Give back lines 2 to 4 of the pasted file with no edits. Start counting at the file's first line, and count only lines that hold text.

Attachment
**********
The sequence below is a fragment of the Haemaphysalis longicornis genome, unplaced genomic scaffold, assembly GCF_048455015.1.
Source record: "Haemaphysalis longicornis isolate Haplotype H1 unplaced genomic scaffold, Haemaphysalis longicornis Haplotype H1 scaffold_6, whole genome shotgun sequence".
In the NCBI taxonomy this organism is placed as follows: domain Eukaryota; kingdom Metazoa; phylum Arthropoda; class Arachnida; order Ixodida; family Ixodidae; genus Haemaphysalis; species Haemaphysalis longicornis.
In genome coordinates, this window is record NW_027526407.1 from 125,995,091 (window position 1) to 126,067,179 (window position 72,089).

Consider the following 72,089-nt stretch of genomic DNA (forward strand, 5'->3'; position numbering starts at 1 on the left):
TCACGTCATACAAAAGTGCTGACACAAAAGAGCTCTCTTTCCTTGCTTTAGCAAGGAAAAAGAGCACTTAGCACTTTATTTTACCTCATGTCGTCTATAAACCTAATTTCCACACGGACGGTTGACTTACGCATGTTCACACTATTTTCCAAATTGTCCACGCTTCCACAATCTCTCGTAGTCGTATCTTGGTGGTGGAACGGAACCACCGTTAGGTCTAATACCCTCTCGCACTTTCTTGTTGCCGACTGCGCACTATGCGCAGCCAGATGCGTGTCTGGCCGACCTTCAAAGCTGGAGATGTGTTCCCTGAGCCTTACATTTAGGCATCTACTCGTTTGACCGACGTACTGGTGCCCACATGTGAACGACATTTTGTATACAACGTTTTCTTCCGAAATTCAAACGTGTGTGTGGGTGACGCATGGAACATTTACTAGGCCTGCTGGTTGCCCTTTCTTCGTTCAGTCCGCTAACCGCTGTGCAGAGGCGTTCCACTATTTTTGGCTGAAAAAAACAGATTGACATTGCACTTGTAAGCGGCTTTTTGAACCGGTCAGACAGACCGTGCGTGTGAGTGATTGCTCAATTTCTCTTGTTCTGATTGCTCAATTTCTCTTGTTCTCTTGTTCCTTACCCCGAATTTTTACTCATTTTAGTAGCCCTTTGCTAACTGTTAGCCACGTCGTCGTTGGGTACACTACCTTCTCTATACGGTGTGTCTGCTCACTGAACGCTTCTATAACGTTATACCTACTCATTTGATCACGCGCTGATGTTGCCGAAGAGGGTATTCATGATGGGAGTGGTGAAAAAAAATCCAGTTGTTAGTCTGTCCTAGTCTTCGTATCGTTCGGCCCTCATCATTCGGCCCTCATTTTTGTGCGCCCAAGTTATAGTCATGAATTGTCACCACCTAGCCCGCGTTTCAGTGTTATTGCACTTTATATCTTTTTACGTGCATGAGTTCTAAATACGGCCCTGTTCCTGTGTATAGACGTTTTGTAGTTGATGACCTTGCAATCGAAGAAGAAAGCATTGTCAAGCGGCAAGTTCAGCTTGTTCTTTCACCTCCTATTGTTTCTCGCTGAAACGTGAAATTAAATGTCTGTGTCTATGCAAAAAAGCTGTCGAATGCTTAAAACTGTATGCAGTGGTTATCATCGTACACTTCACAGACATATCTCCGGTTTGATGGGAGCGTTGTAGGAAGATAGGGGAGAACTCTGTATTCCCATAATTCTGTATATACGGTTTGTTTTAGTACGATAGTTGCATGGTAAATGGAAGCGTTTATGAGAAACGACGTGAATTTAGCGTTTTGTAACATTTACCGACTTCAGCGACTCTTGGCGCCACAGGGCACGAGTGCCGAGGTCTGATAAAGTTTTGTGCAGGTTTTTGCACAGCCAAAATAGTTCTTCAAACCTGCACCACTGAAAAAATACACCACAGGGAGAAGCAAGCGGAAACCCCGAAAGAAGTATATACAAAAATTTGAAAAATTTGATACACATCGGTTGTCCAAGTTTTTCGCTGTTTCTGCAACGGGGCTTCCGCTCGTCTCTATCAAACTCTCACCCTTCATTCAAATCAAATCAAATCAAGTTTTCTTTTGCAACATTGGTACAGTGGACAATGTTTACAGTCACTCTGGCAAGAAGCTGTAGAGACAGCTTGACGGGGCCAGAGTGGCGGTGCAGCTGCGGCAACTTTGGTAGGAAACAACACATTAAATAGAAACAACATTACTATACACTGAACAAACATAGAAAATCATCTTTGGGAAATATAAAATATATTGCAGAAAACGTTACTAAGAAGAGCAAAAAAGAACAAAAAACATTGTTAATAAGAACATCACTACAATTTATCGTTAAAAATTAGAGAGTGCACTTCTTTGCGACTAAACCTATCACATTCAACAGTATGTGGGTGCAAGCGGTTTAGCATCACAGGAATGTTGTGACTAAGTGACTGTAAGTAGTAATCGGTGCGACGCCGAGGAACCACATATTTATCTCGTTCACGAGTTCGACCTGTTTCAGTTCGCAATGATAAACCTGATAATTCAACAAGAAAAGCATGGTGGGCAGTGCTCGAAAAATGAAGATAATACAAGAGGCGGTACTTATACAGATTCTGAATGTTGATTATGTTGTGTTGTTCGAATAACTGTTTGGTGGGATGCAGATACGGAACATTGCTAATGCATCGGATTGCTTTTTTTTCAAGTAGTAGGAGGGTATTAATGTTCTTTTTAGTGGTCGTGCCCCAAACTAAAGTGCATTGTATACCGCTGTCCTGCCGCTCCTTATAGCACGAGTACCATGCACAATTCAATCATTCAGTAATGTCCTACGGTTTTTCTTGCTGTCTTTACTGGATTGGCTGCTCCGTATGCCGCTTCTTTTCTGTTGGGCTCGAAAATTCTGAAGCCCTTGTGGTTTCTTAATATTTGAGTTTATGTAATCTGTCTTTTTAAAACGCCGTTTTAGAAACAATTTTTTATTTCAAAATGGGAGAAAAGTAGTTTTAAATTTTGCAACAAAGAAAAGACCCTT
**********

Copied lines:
Source record: "Haemaphysalis longicornis isolate Haplotype H1 unplaced genomic scaffold, Haemaphysalis longicornis Haplotype H1 scaffold_6, whole genome shotgun sequence".
In the NCBI taxonomy this organism is placed as follows: domain Eukaryota; kingdom Metazoa; phylum Arthropoda; class Arachnida; order Ixodida; family Ixodidae; genus Haemaphysalis; species Haemaphysalis longicornis.
In genome coordinates, this window is record NW_027526407.1 from 125,995,091 (window position 1) to 126,067,179 (window position 72,089).